Friday, November 20, 2009

A Q&A with Stewart Brand

Stewart Brand has been the subject of multiple NNN blog posts over these last several weeks: his latest book, Whole Earth Discipline: An Ecopragmatist Manifesto, was reviewed and the kerfuffle between Amory Lovins and Brand has been discussed in multiple posts. Earlier this week, we had the opportunity to conduct an online Q&A with the author. The transcript is below.

How's the book tour going? What's the public response been like at your readings?
There's been good turnouts in the bookshops and vigorous signing[s].

What is the most commonly asked question at your book readings?
The main hot button question is always nuclear. Usually in the form of "But what about...??" And then they bring up something I haven't discussed but is in the book, such as the widespread photographs of defective babies people are told were caused by Chernobyl.

What are your (or your publisher's) expectations for book sales? (Somewhat related: any idea on how many copies of the Whole Earth Catalog have been sold?)
Viking printed 30,000 copies. Whole Earth Catalog in sundry editions wound up around 1.5 milion.

When you first pitched this book, whom did you see as your target audience? Has it changed at all since you've completed the book?
My target is and was environmentalists with doubts, and people with doubts about environmentalists. I think that as climate dangers become increasingly conspicuous everyone becomes in some sense an environmentalist.

What magazines or blogs do you read regularly to stay on top of environmental issues?
Science, Nature, New Scientist, Conservation, Sierra, Earth Island Journal, ScienceDaily, SciDev.net, Crop Biotech Update, Yale's environment360.

You were quoted in a Newsweek interview recently, stating that you believe nuclear power is "green." Was there an "A-ha!" moment that led to your position or was this a gradual process?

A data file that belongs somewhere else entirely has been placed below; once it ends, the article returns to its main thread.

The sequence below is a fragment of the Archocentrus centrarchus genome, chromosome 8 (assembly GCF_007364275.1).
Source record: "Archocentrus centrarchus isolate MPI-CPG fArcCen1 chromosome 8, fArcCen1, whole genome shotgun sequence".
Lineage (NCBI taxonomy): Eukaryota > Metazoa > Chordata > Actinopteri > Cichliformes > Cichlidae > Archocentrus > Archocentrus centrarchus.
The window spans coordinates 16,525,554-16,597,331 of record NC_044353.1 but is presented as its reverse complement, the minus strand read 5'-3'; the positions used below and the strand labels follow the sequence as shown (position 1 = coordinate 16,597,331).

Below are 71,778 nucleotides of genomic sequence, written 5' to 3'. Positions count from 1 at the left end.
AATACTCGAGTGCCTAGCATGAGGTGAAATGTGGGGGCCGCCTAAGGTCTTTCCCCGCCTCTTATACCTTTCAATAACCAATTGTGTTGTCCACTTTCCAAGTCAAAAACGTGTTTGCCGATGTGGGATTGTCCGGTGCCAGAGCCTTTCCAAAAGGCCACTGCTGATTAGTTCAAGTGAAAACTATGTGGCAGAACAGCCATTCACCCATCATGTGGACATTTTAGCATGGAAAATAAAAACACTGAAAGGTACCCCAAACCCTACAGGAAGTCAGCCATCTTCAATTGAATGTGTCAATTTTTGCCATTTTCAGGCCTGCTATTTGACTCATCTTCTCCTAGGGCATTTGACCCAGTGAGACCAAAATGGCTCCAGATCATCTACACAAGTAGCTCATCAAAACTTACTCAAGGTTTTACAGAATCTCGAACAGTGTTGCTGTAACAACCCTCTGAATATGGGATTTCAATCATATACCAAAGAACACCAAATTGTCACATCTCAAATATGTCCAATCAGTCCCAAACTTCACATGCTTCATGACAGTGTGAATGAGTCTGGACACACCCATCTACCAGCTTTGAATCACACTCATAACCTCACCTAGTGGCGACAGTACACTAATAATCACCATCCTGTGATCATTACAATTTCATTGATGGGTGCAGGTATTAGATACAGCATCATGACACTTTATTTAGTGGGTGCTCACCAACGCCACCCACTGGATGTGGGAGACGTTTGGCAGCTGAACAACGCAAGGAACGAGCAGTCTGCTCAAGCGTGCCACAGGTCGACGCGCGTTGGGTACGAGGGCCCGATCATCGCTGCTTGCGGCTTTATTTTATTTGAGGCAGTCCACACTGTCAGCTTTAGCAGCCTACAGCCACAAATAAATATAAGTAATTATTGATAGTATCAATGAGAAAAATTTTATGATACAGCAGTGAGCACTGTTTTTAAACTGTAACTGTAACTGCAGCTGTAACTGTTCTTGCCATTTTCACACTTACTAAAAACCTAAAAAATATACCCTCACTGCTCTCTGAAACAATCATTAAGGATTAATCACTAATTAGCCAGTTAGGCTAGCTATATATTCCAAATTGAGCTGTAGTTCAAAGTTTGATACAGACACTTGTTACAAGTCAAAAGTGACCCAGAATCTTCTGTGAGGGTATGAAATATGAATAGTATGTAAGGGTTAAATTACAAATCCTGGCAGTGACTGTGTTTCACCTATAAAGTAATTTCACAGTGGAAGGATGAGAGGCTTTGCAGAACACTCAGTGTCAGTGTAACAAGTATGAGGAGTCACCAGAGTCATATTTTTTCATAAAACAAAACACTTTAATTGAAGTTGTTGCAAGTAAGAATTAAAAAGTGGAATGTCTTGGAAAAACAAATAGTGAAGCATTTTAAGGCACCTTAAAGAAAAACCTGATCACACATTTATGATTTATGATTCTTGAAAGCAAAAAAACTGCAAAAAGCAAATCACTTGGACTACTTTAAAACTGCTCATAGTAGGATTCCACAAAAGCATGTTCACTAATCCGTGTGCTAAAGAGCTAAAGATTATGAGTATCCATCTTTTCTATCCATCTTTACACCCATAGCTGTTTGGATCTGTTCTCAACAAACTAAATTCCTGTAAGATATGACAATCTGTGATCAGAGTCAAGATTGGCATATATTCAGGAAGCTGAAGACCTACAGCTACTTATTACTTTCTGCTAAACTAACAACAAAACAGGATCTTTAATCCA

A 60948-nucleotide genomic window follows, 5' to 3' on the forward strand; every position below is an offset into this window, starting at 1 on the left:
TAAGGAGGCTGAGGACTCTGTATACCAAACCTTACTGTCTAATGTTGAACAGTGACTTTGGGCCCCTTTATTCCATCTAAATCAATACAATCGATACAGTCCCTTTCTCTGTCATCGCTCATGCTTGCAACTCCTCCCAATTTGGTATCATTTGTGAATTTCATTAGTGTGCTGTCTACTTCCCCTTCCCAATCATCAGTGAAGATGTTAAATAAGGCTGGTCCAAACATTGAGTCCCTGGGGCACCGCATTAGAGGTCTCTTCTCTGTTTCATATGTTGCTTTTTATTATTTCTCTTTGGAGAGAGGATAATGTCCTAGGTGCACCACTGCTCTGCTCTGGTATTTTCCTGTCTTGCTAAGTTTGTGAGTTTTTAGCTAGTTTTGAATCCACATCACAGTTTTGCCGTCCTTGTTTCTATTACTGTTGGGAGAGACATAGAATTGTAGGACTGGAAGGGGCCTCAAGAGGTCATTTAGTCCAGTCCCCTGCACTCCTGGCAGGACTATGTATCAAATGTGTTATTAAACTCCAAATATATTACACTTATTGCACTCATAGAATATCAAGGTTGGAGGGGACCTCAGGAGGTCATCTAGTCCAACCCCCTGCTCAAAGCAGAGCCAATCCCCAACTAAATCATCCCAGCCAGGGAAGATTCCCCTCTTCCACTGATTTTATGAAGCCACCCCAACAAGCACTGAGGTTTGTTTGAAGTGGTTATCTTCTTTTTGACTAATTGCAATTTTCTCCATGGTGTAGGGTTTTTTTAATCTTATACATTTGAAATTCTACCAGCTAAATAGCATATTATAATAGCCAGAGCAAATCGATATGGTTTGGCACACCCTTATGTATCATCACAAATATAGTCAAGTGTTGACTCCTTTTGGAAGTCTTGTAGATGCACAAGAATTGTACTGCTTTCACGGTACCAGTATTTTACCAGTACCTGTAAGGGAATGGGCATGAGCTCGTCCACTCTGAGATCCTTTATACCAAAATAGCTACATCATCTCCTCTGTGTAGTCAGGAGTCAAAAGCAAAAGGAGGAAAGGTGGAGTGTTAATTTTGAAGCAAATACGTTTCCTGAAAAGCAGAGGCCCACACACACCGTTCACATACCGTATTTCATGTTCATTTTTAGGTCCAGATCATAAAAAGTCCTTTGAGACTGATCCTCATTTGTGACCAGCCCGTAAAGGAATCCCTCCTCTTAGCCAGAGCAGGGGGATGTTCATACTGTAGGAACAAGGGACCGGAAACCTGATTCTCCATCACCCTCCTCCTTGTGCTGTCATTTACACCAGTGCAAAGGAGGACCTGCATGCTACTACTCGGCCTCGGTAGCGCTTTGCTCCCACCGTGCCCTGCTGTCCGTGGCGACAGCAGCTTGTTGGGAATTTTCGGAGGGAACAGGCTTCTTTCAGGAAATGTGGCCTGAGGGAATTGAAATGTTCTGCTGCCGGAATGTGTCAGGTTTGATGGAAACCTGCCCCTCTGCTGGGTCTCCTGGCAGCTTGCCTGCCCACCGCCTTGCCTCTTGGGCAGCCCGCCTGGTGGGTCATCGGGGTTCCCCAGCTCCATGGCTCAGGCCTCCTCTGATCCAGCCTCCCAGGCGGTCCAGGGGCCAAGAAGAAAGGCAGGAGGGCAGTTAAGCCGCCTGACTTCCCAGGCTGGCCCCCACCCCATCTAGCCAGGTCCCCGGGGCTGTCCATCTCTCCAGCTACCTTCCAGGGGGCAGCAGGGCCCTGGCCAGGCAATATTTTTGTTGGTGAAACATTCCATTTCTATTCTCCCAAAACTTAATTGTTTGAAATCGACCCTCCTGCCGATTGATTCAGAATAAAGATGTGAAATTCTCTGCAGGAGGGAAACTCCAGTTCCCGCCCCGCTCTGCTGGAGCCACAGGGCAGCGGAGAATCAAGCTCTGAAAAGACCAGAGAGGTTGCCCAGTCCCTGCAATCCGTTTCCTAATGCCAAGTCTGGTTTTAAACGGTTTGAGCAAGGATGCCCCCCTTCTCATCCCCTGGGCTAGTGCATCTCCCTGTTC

Gradual, as I got more acquainted with climate, with coal, and with nuclear.

Have you ever been inside a nuclear plant?
Not yet.

We know that you live comfortably on your houseboat, Mirene, in San Francisco Bay, but would you ever consider living near a nuclear plant?
Happy to. Ditto waste storage.

What advice, if any, would you give to nuclear energy executives on how to improve public understanding of the industry?
Get active about climate. Join and help environmental organizations as a fellow Green. Have booths at Green trade shows and such (with young engineers, not booth babes). Hire and promote young Green nuclear engineers. Explore and expand the "distributed micropower" of small reactors. Open all nuclear reactors to the public. Encourage visitors to photograph each other standing (and probably mugging) by dry casks of spent fuel. Flaunt the Megatons to Megawatts program and its successors. Help people understand fuel banking for developing nations, and promote it. Support objective research on the "linear no-threshold" theory of low dose radiation effects.

What grade would you give to the current administration's initiatives to address global warming?
B-minus. Better than the previous [administration's] D-minus.

What would be your main advice for the administration and Congress on effecting transformative change in the energy, global warming and environmental arenas?
Do the sums, see if proposed numbers add up. Then keep legislating and regulating and innovating until they do. For an example of doing it right, read David MacKay's Sustainable Energy (without the hot air).

Any plans on attending the U.N. Climate Change Conference in Copenhagen?
None yet.

As one of several "old-school" environmentalists who have been quite vocal in their support for nuclear energy, what do you say to old friends who still oppose nuclear?
Don't assume you know what's in my chapter on nuclear. Read it, then let's talk.

Finally, your book has received praise from critics, but not from Amory Lovins. Any chance you two will sit down to a beer summit and hash it all out?